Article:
Australian stargazers should be up early on Friday morning to get a brief look at one of the significant astronomy events of the year. The Lyrid meteor shower isn’t pretty much as active as some of the bigger sky-viewing opportunities, for example, the Geminid meteor shower in December or the Perseids meteor shower in August, however, it’s as yet worth a look.
The Lyrid Meteor Shower, which is usually active between April 16 and 25 every year, is set to peak all through Thursday night and the early hours of Friday morning.
Stargazers adequately sharp to keep awake into the early hours may be rewarded with meteor showers in the coming nights.
Albeit generally noticeable in the northern hemisphere, Australian spectators are often fortunate enough to see the Lyrid showers in late April.
The Lyrids generally produce a peak of about 10 to 20 meteors per hour in the night sky, as per NASA.
They are known for being bright and fast-moving, some leaving trails across the sky.
The day before and the day after the peak will present 5 to 10 meteors each hour.
If you time it right, you’ll have the option to see a meteor fly past every few minutes.
“At the peak, you may see up to 18 an hour, although they are considered to be an erratic meteor shower so you may see more or less,” Astronomy Australia’s Romy Pearse told.
“The peak time of the shower will likely only last an hour or so.”
Above all else, meteor showers are seen when the Earth passes through dust clouds left by comets.
A rock floating in space is an asteroid. While it is zooming through our atmosphere it is known as a meteor. When it hits the ground, we call it a meteorite.
What is the Lyrid meteor shower?
“The Lyrids are a Northern Hemisphere meteor shower, that can also be seen from the Southern Hemisphere between the 14th and 30th of April,” Pearse said.
The shower happens this time every year when Earth’s orbit crosses paths with that of Comet Thatcher.
The comet loses pieces of itself that go flying into our upper atmosphere at 177,000 miles each hour (284,806km/h).
Lyrid gets its name from the Lyra constellation. The Lyrid shower is one of the oldest known, with records of visible meteors returning 2700 years, as per EarthSky.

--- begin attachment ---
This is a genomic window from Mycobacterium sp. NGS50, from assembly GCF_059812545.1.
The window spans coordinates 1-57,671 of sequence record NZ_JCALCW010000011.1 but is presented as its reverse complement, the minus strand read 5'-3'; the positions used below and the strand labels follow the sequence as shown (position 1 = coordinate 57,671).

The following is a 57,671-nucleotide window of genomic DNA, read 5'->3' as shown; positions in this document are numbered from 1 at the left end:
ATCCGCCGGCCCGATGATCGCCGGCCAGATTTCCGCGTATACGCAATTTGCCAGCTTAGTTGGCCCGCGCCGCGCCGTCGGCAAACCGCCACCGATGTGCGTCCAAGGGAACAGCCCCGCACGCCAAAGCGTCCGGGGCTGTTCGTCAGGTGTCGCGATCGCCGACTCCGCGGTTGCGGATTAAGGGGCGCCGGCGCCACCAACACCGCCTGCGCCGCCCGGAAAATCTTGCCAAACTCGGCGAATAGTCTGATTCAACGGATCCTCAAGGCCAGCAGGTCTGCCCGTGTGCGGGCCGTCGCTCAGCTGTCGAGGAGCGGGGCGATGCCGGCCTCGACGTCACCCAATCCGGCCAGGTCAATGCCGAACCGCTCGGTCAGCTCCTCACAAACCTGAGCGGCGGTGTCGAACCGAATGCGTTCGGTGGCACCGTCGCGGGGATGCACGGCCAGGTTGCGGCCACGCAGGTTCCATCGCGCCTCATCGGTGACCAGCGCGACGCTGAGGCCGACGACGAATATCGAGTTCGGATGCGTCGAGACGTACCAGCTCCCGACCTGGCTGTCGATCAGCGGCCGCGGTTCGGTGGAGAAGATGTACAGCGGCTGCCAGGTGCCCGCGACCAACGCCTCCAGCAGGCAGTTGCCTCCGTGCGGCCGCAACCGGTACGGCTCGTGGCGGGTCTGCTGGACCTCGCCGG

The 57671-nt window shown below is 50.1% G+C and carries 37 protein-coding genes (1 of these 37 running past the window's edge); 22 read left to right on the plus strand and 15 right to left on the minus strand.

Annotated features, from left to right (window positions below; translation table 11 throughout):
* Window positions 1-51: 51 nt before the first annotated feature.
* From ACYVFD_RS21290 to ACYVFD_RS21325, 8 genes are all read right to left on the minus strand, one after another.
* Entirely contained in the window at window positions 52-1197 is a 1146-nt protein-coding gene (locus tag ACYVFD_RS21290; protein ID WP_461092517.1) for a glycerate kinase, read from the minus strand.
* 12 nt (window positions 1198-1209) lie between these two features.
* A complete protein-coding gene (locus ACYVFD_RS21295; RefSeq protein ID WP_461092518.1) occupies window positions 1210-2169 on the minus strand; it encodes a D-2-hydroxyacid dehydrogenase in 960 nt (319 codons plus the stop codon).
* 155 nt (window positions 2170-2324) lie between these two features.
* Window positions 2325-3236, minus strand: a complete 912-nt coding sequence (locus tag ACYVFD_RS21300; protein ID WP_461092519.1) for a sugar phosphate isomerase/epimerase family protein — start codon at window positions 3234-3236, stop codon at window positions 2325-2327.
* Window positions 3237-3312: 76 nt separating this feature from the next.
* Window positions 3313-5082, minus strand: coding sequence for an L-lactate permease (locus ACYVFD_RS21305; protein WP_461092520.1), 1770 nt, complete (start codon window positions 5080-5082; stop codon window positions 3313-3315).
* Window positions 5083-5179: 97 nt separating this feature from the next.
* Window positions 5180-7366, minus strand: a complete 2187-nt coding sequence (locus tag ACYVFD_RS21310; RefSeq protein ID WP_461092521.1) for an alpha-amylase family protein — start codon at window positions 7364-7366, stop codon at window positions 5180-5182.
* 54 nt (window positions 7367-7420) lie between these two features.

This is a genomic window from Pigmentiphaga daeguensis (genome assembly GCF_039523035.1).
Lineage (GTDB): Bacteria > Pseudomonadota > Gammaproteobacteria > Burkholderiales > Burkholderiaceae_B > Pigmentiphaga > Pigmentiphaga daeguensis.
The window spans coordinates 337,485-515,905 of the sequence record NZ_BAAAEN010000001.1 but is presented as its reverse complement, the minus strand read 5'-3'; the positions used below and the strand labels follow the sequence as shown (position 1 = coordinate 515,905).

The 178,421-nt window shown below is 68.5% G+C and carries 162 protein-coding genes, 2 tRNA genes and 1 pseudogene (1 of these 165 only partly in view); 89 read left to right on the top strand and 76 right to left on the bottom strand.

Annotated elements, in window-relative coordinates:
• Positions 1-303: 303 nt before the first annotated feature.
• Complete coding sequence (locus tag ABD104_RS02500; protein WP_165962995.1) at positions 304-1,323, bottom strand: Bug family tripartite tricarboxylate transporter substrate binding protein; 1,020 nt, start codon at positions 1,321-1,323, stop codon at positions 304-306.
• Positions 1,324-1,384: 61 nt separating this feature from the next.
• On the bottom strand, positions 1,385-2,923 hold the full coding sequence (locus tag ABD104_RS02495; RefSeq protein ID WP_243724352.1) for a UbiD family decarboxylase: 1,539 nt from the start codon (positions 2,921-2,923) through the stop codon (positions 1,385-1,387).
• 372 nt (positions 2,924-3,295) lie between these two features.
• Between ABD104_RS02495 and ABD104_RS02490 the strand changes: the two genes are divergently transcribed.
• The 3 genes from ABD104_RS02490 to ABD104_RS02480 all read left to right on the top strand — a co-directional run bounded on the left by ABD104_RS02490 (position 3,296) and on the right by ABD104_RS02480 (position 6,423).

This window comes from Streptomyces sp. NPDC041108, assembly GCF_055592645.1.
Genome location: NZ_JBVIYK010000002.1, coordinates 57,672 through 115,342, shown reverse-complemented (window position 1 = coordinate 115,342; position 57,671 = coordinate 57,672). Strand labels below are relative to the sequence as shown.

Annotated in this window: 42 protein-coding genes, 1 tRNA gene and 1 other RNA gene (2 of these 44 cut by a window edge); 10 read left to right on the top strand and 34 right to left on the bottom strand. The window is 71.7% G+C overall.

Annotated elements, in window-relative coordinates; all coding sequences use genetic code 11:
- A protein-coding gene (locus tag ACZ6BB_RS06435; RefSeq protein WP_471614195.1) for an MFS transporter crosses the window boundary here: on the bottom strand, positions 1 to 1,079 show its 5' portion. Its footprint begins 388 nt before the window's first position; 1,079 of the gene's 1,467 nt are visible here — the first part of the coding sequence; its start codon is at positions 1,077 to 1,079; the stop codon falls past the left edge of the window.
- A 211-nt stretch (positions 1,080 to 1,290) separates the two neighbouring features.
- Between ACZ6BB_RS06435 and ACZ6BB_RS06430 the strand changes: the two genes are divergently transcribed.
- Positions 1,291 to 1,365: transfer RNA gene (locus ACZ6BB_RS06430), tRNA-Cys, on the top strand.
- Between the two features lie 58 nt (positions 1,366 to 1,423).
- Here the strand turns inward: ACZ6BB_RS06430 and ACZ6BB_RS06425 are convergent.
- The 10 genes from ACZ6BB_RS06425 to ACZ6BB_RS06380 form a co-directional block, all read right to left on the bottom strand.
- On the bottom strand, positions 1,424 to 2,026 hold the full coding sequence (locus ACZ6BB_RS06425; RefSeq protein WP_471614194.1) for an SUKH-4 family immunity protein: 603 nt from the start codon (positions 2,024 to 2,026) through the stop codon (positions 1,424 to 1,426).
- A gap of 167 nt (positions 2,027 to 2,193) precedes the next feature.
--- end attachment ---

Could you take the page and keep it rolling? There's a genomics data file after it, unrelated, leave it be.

The space debris that interacts with our atmosphere to make bright streaks of light in the night sky comes from the comet C/1861 G1 Thatcher, which was first found in 1861.
A study of the orbits of Lyrid meteors recommends the shower may have been active for at least a million years.
So, how can I see them?
Essentially, gaze toward the sky from about midnight through the pre-dawn hours. This year the shower is expected to peak around April 22.
Cosmologists suggest giving your eyes around 30 minutes to adjust to the night sky (it very well may be intense, yet remember not to look at your phone at this time).
It is best to get to someplace with wide-open spaces, away from artificial city lights.
Ideally, the night sky is clear where you are in case you’re looking for the comets.
Clear nights are expected in Brisbane, Sydney, and Perth until at least Sunday, as per the Bureau of Meteorology. Showers are expected in Melbourne until Sunday.
Where can you see the meteor shower tonight?
Those in the northern end of Australia will have a superior possibility of spotting the sparkling event.
“As a result of the Lyrids being a Northern Hemisphere shower, you will likely get a better view of them from Brisbane than you will from Melbourne, as the radiant (the patch of sky the meteors appear from) will be located higher in the sky the further north you go,” Pearse said.
“Objects are always best viewed when they are higher in the night sky, due to possible obstructions like trees or buildings getting in the way closer to the horizon, plus the atmosphere is much clearer when looking straight up versus looking through a whole lot of atmosphere when you are searching in the sky closer to the horizon.
“If people can get to a dark-sky location, away from city lights, they will have an even better chance of spotting them.”
What time is the meteor shower around night time?
The best viewing of the Lyrid meteor shower will be at 12 am (midnight) on Friday, April 23, until the sun rises.
How to watch the meteor shower
If you live in a metropolitan territory, you might want to drive to a spot that isn’t littered with city lights that will block your view.
Find an open area with a wide view of the sky.
Ensure you have a chair or blanket so you can look directly up.
Also, give your eyes around 20 to 30 minutes to adjust to the darkness – without looking at your phone – so meteors are simpler to spot.
“When trying to spot them in the northern sky, it is best to look for the prominent star Vega, which is the brightest star in the constellation of Lyra,” Pearse said.
“It is from this constellation that the Lyrids take their name, as the radiant appears in part of the night sky that is close to Vega.
“The moon might be a problem for those trying to view the Lyrids around midnight, but viewing will get much better toward the early hours of the morning as the moon will have set and the radiant will be higher in the sky.”